Garget, 237
Gastro-enteritis, 238

Hoose, 238
Hoove, 239
Hydatids, 240

Inflammation of the Bladder, 241
Inflammation of the Haw, 241
Inflammation of the Kidneys, 242
Inflammation of the Liver, 242

Laryngitis, 243
Lice, 244

Mange, 244
Murrain, 246

Navel-ill, 247

Obstructions in the Oesophagus, 247
Open Joints, 248
Parturition, 248
Free Martins, 251
Cleansing, 253
Inversion of the Uterus, 253

Phrenitis, 254
Pleurisy, 255
Pleuro-pneumonia, 256
Pneumonia, 300
Protrusion of the Bladder, 302
Puerperal Fever, 302

Quarter Evil, 303

Rabies, 304
Red Water, 305
Rheumatism, 307

Strangulation of the Intestines, 308

Thrush in the Mouth, 308
Tumors, 308

Ulcers about the Joints, 312

Warbles, 313
Worms, 315
Worms in the Bronchial Tubes, 316


SURGICAL OPERATIONS, 316

Castration, 316
Tracheotomy, 319
Spaying, 320

LIST OF MEDICINES USED IN TREATING CATTLE, 330

DOSES OF VARIOUS MEDICINES, 336




ILLUSTRATIONS.


PAGE
A Prize Bull, 13
The Well-fed Beasts, 19
An Ayrshire Bull, 23
A Short-horn Bull, 33
A North Devon Steer, 41
Draft Oxen, 45
Skeleton of the Ox, 50
Teeth at Birth, 52
Teeth at Second Week, 52
Teeth at Three Weeks, 53
Teeth at a Month, 53
Teeth at Five to Eight Months, 53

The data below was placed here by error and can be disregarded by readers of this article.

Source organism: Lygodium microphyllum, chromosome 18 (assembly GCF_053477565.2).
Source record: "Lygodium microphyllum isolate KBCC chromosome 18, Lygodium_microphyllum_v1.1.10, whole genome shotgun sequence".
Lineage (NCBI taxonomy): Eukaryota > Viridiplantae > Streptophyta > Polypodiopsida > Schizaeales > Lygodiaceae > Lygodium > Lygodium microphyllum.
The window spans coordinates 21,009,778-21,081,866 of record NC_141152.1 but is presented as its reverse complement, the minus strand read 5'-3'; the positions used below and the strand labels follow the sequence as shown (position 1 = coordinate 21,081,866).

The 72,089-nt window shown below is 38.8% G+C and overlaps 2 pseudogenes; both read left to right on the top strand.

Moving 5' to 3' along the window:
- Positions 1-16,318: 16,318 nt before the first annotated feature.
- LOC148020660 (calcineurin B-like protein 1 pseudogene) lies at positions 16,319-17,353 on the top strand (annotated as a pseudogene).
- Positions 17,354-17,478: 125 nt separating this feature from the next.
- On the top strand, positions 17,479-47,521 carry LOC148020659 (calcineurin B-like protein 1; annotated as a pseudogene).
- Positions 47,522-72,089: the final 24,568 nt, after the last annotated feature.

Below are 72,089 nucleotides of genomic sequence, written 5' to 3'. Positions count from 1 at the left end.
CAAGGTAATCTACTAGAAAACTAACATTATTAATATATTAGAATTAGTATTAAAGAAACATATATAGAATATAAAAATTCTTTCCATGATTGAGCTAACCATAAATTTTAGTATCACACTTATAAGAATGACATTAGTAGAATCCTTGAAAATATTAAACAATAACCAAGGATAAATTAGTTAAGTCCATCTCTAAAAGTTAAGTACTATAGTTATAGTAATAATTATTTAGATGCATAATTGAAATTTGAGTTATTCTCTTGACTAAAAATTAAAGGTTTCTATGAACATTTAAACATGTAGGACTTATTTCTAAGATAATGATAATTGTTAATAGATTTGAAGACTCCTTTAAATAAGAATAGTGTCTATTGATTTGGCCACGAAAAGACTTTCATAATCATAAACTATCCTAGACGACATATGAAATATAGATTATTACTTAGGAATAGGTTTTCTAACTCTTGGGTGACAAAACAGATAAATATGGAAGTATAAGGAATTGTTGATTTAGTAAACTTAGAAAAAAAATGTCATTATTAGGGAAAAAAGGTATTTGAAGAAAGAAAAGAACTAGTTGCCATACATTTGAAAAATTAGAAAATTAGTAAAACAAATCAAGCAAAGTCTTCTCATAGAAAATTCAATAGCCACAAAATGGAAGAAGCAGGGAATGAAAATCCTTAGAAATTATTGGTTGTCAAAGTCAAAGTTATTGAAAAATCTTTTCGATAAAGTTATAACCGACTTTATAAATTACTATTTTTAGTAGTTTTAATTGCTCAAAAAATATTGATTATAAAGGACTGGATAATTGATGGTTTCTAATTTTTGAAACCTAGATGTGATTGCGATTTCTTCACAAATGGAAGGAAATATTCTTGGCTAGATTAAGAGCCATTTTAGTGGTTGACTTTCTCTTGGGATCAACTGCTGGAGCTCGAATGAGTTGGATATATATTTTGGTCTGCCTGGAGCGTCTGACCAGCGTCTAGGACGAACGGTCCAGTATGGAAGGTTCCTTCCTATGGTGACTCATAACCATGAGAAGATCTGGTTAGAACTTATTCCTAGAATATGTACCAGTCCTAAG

Ten Months Teeth, 53
Twelve Months Teeth, 54
Fifteen Months Teeth, 54
Eighteen Months Teeth, 55
Teeth at Two Years Past, 55
Teeth at Three Years Past, 56
Teeth at Four Years Past, 56
Teeth at Five Years Past, 56
Teeth at Ten Years Past, 56
A Good Milch Cow, 58
Milk-Mirror (A), 62
Milk-Mirror (B), 63
Milk-Mirror (C), 63
Milk-Mirror (D), 64
Milk-Mirror (E), 65
Milk-Mirror (F), 66
Milk-Mirror (G), 69
Milk-Mirror (H), 70
Milk-Mirror (K), 72
Milk-Mirror (L), 74
Cow and Calf, 77
Ready for Action, 83
A Sprightly Youth, 89
Feeding, 97
The Family Pets, 102
Buying Cattle, 107
Calling in the Cattle, 112
"On the Rampage", 117
Patiently Waiting, 123
A Chance for a Selection, 129
A West Highland Ox, 139
Barn for Thirty-four Cows and Three Yoke of Oxen, 150
Transverse Section, 152
Room over the Cow-Room, 153
The Preferable Method, 159
Maternal Affection, 168
Frolicksome, 177
Points of Cattle, 185
A Frontispiece, 190
Scotch Mode of Cutting up Beef, 195
English Mode of Cutting up Beef, 197
Diseases and Their Remedies, 205
A Chat on the Road, 218
The Mad Bull, 230
An Aberdeenshire Polled Bull, 244
Taking an Observation, 256
The Twins, 268
A Rural Scene, 285
Taking it Easily, 299
Home Again, 313




[Illustration]

History and Breeds


It is quite certain that the ox has been domesticated and in the service
of man from a very remote period.